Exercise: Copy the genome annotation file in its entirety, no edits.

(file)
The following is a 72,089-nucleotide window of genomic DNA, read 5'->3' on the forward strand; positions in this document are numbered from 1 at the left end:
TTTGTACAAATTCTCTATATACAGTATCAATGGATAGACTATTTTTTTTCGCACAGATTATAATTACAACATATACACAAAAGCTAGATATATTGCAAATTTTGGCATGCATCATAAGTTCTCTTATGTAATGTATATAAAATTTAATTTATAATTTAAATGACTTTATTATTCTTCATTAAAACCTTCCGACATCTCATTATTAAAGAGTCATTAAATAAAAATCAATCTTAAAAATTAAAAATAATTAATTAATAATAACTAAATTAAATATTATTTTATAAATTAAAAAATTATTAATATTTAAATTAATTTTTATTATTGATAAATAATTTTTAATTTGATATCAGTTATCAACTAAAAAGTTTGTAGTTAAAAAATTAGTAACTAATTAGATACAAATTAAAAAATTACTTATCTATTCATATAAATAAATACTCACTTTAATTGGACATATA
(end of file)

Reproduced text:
The following is a 72,089-nucleotide window of genomic DNA, read 5'->3' on the forward strand; positions in this document are numbered from 1 at the left end:
TTTGTACAAATTCTCTATATACAGTATCAATGGATAGACTATTTTTTTTCGCACAGATTATAATTACAACATATACACAAAAGCTAGATATATTGCAAATTTTGGCATGCATCATAAGTTCTCTTATGTAATGTATATAAAATTTAATTTATAATTTAAATGACTTTATTATTCTTCATTAAAACCTTCCGACATCTCATTATTAAAGAGTCATTAAATAAAAATCAATCTTAAAAATTAAAAATAATTAATTAATAATAACTAAATTAAATATTATTTTATAAATTAAAAAATTATTAATATTTAAATTAATTTTTATTATTGATAAATAATTTTTAATTTGATATCAGTTATCAACTAAAAAGTTTGTAGTTAAAAAATTAGTAACTAATTAGATACAAATTAAAAAATTACTTATCTATTCATATAAATAAATACTCACTTTAATTGGACATATA